I am reminded of Bobby Sayyid’s work on tradition and Khomeini’s discourse: to call Khomeini traditional was wrong he argued, because of all the ways that his discourse deployed modernism, using concepts like ‘the people’ and the ‘state.’ Khomeini’s political theory ‘is not a reiteration of traditional shia thought; rather it is a radical and novel reinterpretation of shia political doctrine…’ This is why sunni wahhabis can reject Khomeini as heretic. Returning to the film, we can use Sayyid to see all the ways that Hajj is changed into a ‘modern’ event even if it looks to be an ‘unchanging’ rite. The design, technology, and logistics going into the planning of housing, sanitation, transportation, and regulation of pilgrims are feats of modernism. In 1982, the government created an industrial meat-processing complex to handle the sacrifice and world-wide distribution of animals by all Hajj participants. Different security forces are charged with moving people through sites (the government website states that with one 9000 security agent force, they can get 1.5 million people through the small site where pebbles are cast at three pillars representing the devil in five hours). The desert sand floor surrounding the kaaba has been excavated and equipped with below-ground air-conditioning for a half mile radius so that pilgrims’ bare feet would not be scorched in summer months. The visas and lottery system by which permission to enter and perform the rite are also regulated by the government through an extensive bureaucracy in Saudi Arabia and sending countries. Zam-zam water is now treated with UV rays and made sterile, escalators in the Medina mosque (expanded to fit one million people at once) have been constructed to carry 15,000 people per hour. Radio networks and sound systems abound to carry the azaan.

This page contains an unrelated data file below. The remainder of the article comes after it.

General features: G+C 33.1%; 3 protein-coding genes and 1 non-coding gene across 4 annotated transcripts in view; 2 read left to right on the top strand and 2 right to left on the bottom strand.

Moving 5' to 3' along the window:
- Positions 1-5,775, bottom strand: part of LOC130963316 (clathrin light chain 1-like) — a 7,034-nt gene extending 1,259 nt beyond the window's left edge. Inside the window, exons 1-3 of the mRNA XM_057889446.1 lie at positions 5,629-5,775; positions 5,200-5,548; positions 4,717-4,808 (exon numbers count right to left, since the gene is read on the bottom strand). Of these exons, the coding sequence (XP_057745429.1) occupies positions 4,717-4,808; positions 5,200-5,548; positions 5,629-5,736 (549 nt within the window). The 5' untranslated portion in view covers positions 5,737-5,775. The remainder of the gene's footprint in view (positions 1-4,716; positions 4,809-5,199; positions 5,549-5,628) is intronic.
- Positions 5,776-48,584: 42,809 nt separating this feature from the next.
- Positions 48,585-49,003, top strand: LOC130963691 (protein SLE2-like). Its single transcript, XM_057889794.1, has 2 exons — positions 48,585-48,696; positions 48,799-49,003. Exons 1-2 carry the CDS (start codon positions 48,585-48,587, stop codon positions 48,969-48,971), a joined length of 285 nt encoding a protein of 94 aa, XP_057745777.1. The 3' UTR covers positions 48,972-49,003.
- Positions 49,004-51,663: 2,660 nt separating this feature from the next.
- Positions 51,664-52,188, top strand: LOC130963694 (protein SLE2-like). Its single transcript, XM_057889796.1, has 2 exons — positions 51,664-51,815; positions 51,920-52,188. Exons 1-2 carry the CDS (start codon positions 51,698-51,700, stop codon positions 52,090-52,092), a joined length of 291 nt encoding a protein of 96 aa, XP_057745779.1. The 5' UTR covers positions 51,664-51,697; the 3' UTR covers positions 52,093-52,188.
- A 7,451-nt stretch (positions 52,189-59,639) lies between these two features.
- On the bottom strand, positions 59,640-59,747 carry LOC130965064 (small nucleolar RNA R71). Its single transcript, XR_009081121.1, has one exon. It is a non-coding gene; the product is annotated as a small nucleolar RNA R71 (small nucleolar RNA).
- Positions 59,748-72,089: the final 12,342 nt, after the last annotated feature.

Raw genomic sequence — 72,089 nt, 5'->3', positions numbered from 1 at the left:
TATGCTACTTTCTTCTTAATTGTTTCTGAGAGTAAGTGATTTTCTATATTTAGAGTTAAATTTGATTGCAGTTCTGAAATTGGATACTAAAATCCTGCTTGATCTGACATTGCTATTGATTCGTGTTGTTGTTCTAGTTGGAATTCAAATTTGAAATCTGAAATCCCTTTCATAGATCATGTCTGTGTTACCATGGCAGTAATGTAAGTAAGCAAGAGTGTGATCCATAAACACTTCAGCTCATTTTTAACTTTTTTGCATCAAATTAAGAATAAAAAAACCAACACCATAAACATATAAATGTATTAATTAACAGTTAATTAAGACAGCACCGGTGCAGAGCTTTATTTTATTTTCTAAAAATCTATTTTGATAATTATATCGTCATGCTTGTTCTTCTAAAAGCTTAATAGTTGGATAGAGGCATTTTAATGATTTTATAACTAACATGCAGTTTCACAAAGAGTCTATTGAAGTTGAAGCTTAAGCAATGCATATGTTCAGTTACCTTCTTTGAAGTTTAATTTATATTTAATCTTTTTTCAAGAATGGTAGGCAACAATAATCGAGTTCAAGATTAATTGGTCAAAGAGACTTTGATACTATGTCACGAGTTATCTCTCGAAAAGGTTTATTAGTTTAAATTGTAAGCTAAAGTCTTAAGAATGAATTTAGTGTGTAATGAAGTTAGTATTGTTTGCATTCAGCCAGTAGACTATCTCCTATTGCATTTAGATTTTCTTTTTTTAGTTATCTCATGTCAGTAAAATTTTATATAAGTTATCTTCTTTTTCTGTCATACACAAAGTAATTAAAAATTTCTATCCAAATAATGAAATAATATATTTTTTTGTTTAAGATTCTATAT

Various modernist projects (urban planning, sanitation techniques, transportation systems, industrial housing, airport/bridge/road/tunnel construction, food service, police and security forces, etc.) have transformed the face of hajj. What is fascinating is how much hajj has changed, literally from the ground up, and yet it is depicted and even experienced by the pilgrims themselves as something that has remained totally 'unchanged.' Especially in the twentieth century, the aforementioned projects came into existence because of the greatly increased number of people performing Hajj at once (in 1885, Hajj involved a total of 70,000 pilgrims; last year, the number was at 1.7 million). Continuous technological improvement of Hajj is important at a number of levels: ideologically, the successful regulation and management of Hajj demonstrates the good faith of the Saudi monarchy as privileged protectors of this Islamic rite (lest i depict them in some kind of positive light, I do think the Saudi government uses hajj for every last drop of good public relations). It also is important to increase the limit of people able to perform Hajj simultaneously, to demonstrate that there is no limit, and that as Islam’s adherents grow, there is no need to change this mandatory pillar of Islam. Even if only ten percent of Muslims will ever perform Hajj, it is symbolically important and revising the pillar would meet with opposition.